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LendingTree is compensated by companies on this site and this compensation may impact how and where offers appear on this site (such as the order). LendingTree does not include all lenders, savings products, or loan options available in the marketplace.

What is a Sole Proprietorship?

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Content was accurate at the time of publication.

A sole proprietorship is a type of business structure where a single individual, known as the sole proprietor, owns and operates the company. If you’re thinking about taking the plunge and starting your own business, this article covers what it means to establish a sole proprietorship, as well as the pros and cons of structuring your business this way.

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How does a sole proprietorship work?

A sole proprietorship is the simplest form of business structure and is relatively easy to set up. It does not involve registering a legal entity with the state and does not require any special paperwork or filing fees, although you may still need business licenses and permits.With a sole proprietorship, you are personally responsible for all aspects of the business, including debts and liabilities.

This differs from a limited liability company (LLC), another common business entity. LLCs provide limited liability protection, which means that if the business is sued or incurs debt, your personal assets, such as your home, car and personal savings, are protected. Sole proprietorships do not provide this kind of protection, as your personal assets are at risk if the business has unpaid debts or faces a lawsuit.

Sole proprietorship taxes

Sole proprietors are responsible for paying taxes on their business income. In general, sole proprietors must pay both federal and state income taxes as well as self-employment taxes.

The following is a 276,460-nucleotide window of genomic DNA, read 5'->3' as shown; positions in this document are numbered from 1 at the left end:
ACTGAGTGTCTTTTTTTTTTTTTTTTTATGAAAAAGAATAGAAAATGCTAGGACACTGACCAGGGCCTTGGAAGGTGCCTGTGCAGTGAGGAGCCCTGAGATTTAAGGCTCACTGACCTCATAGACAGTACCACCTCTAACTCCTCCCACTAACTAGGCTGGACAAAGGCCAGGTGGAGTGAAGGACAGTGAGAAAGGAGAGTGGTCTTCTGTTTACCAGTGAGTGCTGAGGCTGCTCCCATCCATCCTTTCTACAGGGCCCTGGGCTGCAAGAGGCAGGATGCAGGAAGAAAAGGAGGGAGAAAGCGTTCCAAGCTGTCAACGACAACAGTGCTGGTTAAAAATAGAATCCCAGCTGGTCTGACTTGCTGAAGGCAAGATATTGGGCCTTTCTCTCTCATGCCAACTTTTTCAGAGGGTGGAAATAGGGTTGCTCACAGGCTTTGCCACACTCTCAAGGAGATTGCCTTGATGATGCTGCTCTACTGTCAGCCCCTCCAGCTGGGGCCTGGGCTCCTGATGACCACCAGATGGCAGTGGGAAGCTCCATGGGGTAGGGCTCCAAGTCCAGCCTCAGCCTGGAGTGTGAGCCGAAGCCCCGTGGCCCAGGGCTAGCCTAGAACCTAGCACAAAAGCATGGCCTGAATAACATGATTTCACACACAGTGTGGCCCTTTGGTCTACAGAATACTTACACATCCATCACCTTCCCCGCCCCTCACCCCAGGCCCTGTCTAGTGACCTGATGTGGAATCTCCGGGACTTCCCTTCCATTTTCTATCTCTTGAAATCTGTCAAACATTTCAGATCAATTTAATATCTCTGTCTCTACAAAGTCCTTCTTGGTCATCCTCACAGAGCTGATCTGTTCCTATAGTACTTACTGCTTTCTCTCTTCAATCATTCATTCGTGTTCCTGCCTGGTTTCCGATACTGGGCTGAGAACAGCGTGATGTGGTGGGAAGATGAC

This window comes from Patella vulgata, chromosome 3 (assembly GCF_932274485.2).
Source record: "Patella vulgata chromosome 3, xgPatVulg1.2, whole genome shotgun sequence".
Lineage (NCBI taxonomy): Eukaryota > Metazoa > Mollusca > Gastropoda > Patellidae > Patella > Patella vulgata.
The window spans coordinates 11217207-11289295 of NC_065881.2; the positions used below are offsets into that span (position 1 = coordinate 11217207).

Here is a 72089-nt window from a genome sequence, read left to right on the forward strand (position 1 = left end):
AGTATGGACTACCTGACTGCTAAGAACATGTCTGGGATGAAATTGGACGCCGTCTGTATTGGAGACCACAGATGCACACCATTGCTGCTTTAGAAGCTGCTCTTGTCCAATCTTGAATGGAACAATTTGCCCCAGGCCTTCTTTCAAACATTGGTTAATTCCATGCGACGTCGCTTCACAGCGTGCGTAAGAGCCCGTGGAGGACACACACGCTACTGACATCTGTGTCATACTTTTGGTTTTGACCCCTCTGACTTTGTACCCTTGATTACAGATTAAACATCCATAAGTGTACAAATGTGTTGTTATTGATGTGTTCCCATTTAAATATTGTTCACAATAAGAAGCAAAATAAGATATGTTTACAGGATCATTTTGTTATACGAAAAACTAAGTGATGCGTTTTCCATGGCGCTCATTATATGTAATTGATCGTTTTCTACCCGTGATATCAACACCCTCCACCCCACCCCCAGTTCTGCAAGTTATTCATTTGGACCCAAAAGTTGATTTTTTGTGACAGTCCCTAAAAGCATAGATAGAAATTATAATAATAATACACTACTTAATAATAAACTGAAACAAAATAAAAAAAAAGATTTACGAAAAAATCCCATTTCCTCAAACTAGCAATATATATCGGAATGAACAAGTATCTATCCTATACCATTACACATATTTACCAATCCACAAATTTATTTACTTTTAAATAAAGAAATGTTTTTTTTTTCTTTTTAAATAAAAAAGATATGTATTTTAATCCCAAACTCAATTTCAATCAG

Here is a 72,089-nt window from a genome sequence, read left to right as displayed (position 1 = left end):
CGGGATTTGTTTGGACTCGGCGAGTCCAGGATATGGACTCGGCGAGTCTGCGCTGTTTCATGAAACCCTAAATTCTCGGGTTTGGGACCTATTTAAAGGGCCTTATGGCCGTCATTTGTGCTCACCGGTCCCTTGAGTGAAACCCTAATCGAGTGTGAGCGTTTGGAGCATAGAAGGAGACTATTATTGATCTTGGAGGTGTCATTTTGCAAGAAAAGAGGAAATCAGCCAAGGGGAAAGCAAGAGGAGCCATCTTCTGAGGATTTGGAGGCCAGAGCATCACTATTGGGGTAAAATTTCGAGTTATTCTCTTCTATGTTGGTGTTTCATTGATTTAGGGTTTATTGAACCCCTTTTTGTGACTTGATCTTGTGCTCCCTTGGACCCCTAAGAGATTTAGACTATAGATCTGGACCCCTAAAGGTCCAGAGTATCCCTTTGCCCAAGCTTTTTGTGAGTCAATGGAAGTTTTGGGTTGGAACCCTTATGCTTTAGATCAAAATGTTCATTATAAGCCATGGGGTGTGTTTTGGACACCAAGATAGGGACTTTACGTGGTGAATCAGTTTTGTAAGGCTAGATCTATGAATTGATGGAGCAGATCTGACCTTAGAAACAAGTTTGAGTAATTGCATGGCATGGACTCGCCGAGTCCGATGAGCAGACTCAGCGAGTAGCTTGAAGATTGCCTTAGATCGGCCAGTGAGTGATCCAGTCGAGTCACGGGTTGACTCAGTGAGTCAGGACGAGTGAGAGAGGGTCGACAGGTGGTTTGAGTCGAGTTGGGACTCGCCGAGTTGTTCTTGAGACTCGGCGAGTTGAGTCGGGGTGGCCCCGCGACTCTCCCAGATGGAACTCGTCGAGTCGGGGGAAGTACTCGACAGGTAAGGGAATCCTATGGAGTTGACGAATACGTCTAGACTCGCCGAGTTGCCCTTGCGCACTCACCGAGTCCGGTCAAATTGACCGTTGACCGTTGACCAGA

• Federal income tax. As a sole proprietor, you must pay federal income taxes on your business income. Instead of filing a separate tax return for the business, you file a Schedule C with your individual tax return. This form reports the business’s revenues and expenses.
  • State income tax. Depending on where you live, you may also need to pay state income taxes on your business income.
  • Self-employment tax. All sole proprietors with $400 or more of net self-employment income must pay self-employment tax. This is a self-employed person’s version of Social Security and Medicare taxes combined. These taxes are paid at a rate of 15.3% of your net business income.

The U.S. has a “pay-as-you-go” tax system, meaning you must pay taxes throughout the year as you earn income. As a sole proprietor, you don’t have income or payroll taxes withheld from your wages. Instead, you’re required to make estimated quarterly payments.

These payments are generally due:

  • Q1: April 15
  • Q2: June 15
  • Q3: September 15
  • Q4: January 15 (of the following year)

If any of these dates falls on a Saturday, Sunday or legal holiday, quarterly taxes are due the next business day.

Making quarterly estimated tax payments allows you to pay taxes on any income you make throughout the year, rather than waiting until the end of the year and potentially incurring penalties for not having paid taxes in a timely manner.

Pros and cons of a sole proprietorship

Choosing the right business structure is an important decision for any entrepreneur, so here are some pros and cons of setting up a sole proprietorship so that you can make an informed decision about what type of business structure best suits your needs.